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Cooking With Fire: Grilled Lemonade

Justin Cary

As with most great foods, lemonade got its start in ancient Egypt.

Kashkab is a fermented drink made from barley, mint, rue, black pepper, and citron leaf. The citron is similar to the modern lemon, but lemons as we know them weren’t written about until the 10th century.

Fast forward 500 or so years to France in the 17th century. The first instance of lemonade made its debut in Paris on Aug. 20, 1630. This drink was made from sparkling water, lemon juice and honey. The drink was sold from tanks that vendors carried on their backs.

In the 1780s, Johann Schweppe, a German jeweler, developed a method for making carbonated water using a compression pump that made the mass production of lemonade a breeze. The Schweppes brand of fizzy lemonade was readily available within a few years and had shut down the growth of lemonade stands around Europe by the 1830s.

Not long after, lemonade had found its way to the United States and became the official drink of the temperance movement. It was heavily pushed as an alternative to liquor, and during the presidency of Rutherford B. Hayes his wife, Lucy, was given the nickname "Lemonade Lucy" by those who opposed prohibition.

These days lemonade may seem like just another drink that lines the aisles of our grocery stores, but its unique history sets it apart from the rest.

What does lemonade have to do with grilling? I’m glad you asked, because this week on the podcast we’re making grilled lemonade.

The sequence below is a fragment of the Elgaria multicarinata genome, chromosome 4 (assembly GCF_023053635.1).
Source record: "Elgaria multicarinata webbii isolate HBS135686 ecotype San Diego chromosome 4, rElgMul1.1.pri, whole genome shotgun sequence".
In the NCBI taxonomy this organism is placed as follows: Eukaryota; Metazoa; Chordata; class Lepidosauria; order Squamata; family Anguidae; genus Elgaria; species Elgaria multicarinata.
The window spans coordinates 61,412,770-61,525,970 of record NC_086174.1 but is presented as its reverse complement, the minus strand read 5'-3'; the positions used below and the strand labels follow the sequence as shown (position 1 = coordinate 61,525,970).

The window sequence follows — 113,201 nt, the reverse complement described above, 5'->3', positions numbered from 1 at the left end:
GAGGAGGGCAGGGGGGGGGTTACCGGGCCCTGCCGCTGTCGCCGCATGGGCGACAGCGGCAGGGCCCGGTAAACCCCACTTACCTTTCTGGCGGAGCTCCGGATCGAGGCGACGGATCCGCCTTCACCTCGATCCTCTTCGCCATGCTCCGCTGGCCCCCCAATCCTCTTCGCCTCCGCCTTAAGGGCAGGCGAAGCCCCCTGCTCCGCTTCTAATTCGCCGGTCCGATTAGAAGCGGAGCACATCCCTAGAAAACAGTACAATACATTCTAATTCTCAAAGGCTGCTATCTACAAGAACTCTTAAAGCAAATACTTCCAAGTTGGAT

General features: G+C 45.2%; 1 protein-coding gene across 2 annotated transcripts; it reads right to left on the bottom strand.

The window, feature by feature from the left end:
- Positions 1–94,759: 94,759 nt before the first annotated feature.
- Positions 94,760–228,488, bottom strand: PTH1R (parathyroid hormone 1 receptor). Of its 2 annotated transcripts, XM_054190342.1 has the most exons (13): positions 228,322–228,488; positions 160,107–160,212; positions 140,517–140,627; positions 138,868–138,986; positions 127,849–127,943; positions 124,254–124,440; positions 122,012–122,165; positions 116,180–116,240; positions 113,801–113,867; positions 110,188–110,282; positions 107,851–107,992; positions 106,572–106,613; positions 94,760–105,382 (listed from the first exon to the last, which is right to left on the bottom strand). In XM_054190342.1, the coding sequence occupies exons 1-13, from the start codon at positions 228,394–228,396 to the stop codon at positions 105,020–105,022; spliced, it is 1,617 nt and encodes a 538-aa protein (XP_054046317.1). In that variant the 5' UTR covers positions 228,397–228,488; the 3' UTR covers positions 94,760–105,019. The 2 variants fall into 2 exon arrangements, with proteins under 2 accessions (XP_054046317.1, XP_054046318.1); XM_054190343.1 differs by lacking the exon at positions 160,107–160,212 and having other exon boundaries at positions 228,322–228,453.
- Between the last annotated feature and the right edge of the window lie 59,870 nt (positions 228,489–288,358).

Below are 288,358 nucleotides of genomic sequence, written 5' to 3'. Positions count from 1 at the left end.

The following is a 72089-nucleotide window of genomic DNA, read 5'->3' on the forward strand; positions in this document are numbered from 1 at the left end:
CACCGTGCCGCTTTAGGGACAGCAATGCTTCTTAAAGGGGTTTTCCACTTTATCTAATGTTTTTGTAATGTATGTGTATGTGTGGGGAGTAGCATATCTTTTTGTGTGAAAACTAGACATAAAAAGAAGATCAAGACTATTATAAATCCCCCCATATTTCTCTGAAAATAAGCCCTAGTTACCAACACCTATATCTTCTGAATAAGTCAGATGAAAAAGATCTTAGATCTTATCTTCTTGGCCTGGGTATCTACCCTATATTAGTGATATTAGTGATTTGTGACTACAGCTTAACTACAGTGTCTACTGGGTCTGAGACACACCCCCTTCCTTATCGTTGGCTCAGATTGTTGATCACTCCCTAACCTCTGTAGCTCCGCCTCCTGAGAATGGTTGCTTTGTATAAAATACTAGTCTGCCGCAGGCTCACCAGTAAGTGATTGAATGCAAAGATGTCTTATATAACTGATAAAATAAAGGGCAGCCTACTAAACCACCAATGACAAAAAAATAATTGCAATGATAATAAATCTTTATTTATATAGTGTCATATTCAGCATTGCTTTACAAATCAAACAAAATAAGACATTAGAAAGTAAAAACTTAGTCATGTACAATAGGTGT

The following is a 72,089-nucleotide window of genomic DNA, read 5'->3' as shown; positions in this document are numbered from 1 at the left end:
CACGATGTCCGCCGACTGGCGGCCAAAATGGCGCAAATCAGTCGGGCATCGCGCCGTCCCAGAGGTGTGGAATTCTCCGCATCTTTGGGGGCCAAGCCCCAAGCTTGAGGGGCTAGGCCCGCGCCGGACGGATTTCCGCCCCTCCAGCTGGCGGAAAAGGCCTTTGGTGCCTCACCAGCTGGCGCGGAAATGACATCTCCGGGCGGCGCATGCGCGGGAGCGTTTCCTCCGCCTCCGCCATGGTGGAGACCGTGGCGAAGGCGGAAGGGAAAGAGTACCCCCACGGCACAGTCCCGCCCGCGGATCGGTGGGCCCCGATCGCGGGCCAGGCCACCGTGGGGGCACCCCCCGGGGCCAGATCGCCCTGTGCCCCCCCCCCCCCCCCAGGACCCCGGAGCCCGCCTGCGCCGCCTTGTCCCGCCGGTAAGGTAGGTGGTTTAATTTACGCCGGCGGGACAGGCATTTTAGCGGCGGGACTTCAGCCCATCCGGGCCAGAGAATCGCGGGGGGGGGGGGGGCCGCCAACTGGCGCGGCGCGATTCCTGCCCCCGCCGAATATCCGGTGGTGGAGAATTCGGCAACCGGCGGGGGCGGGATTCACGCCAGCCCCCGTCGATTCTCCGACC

[audio pending]

Grilled Lemonade

6-7 (8 oz) servings


  • 1 cup plus 1 tbsp sugar, divided
  • 1 cup water
  • 2 tbsp ginger, minced
  • 7 medium lemons, halved
  • 1 lemon, sliced thick
  • 1 tbsp sugar (for sprinkling the lemons)
  • 4 cups water


  1. Combine 1 cup sugar, 1 cup water and the minced ginger in a small saucepan over medium heat. Bring to a boil, then simmer for 5 minutes until sugar is dissolved. Cool completely.
  2. Preheat your grill for high heat (500ºF+) direct grilling. 
  3. Sprinkle the cut sides of the lemons with a little sugar. Place them cut side down directly on the side burner. Grill the halved and sliced lemons until slightly charred. Juice the halved lemons (save the slices for garnish), you’ll need 1 cup of juice, total, then chill the juice. 
  4. Combine the simple syrup and lemon juice. Add 4 cups water. Serve over ice, garnished with the sliced grilled lemon.
Josh Cary may be the eCommerce Director at All Things Barbecue during the day, but at night he takes on the mantle of an award-winning Pitmaster, who has cooked on the competition barbecue circuit under various team names including ATBBQ, Yoder Smokers and the Que Tang Clan.
All Things Barbecue Staff Chef Tom Jackson is a Kansas native, born and raised in Wichita. In 2008 he and his wife moved to Portland, Oregon, where he attended Oregon Culinary Institute. Tom studied both general culinary skills as well as baking and pastry while working as a cook in a variety of restaurants. After graduating from Oregon Culinary Institute he began working as a bread baker and pastry chef at the renowned Ken’s Artisan Bakery in northwest Portland. He spent more than four years honing his skills under James Beard Award winning chef and owner Ken Forkish. In that time he and his wife had their first child, and the draw of home and family grew stronger. Longtime friends of the Cary family, owners of All Things Barbecue, they returned to Kansas to help All Things Barbecue continue to excel in their cooking classes. Tom has been further developing and building cooking classes and private events at All Things Barbecue since March 2014.